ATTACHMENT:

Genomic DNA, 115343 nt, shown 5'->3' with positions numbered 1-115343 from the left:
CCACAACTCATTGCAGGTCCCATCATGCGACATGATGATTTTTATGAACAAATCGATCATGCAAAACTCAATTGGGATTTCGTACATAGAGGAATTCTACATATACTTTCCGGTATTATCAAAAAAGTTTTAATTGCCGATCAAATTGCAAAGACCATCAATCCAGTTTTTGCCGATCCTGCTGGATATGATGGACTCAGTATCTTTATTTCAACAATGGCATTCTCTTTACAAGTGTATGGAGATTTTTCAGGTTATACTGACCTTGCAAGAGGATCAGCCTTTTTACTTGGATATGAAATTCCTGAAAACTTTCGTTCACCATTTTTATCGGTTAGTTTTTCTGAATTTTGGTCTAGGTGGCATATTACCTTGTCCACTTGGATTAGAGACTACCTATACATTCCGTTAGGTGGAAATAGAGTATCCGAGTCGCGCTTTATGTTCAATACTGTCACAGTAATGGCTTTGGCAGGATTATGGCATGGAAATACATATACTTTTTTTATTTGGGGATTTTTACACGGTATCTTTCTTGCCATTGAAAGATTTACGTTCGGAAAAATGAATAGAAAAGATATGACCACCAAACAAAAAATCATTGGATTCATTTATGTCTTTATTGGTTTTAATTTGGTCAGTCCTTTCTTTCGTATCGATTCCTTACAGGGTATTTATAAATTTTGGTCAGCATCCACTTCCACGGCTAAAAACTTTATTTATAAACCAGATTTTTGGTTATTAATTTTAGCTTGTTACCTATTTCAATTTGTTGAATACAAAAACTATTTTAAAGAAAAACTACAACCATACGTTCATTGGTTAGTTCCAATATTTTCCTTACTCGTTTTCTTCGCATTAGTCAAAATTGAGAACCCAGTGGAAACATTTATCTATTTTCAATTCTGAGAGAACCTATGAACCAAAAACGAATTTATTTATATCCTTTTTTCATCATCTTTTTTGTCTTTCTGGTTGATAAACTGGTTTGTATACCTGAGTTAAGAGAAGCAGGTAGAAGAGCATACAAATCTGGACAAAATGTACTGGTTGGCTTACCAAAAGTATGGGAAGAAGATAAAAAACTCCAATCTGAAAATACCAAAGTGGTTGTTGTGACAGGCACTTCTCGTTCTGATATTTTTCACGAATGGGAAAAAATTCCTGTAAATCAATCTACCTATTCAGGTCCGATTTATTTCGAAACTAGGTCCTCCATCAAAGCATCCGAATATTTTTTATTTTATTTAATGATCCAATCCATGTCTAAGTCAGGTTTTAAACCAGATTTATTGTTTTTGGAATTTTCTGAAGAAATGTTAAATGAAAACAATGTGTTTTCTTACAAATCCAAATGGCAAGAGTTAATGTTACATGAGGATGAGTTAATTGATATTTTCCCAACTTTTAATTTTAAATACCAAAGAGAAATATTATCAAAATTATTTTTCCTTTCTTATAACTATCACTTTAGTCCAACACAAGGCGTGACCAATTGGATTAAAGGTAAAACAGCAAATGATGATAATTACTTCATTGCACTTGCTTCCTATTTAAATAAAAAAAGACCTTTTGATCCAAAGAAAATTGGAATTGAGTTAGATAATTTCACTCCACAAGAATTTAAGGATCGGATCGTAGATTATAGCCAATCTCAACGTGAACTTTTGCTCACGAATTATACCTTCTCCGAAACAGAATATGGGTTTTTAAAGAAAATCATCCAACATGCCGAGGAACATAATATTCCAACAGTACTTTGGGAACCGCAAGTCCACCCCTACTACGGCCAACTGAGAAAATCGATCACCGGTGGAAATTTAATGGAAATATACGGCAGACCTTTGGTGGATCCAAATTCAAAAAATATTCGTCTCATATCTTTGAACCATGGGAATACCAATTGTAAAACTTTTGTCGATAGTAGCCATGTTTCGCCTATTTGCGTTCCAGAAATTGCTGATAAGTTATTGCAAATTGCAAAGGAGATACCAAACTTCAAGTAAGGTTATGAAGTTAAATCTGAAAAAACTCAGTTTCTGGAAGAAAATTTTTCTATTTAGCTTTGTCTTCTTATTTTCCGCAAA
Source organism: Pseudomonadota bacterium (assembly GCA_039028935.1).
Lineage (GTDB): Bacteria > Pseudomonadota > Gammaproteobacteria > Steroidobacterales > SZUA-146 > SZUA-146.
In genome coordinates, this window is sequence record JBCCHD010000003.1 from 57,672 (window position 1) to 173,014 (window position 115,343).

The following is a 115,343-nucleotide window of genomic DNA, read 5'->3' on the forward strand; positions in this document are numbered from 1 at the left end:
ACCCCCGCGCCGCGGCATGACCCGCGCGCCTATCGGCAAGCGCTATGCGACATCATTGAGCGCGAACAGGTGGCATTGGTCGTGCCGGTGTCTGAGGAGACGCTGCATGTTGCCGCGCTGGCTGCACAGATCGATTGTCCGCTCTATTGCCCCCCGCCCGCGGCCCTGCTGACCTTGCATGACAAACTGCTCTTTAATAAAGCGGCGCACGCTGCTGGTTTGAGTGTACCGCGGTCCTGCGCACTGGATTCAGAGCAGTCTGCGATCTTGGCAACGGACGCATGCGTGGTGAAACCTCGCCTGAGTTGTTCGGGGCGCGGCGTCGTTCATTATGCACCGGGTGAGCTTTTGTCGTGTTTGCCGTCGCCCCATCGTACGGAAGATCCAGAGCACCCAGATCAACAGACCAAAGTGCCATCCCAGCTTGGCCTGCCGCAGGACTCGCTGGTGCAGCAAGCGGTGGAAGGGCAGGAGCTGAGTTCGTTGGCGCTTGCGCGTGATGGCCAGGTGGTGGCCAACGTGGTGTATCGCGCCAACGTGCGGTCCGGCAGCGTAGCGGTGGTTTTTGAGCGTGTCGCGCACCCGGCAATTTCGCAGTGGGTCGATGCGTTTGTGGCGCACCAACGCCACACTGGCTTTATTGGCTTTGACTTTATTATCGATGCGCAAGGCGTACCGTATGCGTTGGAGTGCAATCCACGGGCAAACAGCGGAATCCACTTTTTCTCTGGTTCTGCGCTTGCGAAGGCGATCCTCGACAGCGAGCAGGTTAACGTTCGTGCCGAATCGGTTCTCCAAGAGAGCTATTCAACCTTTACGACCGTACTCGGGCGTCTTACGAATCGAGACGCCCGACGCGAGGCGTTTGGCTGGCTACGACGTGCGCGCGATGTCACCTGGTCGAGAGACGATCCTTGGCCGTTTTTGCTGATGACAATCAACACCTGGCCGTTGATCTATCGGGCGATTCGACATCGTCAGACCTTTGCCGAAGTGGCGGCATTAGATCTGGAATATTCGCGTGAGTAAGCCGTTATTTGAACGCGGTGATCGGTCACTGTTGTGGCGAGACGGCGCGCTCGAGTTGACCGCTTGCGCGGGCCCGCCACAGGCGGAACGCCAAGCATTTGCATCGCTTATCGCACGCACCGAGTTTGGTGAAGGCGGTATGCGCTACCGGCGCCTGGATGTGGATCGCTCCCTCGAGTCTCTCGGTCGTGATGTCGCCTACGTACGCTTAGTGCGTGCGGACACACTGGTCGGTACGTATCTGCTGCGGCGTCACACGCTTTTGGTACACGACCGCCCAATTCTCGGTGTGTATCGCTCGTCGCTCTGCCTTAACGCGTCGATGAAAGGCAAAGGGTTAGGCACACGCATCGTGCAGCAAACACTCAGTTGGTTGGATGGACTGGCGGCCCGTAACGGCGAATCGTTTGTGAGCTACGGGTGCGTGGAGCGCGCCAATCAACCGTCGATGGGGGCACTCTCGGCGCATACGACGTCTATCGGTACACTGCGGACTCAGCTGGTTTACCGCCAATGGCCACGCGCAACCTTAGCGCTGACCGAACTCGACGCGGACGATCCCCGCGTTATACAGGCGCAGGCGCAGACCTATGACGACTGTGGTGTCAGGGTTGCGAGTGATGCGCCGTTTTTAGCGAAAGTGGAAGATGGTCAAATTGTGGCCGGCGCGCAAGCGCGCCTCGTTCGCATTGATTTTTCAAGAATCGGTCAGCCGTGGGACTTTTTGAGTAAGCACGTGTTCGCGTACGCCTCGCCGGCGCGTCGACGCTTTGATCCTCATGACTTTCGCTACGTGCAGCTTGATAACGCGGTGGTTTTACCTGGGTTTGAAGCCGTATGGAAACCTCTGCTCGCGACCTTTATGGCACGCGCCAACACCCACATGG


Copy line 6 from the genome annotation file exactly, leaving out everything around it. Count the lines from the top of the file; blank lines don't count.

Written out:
The following is a 115,343-nucleotide window of genomic DNA, read 5'->3' on the forward strand; positions in this document are numbered from 1 at the left end: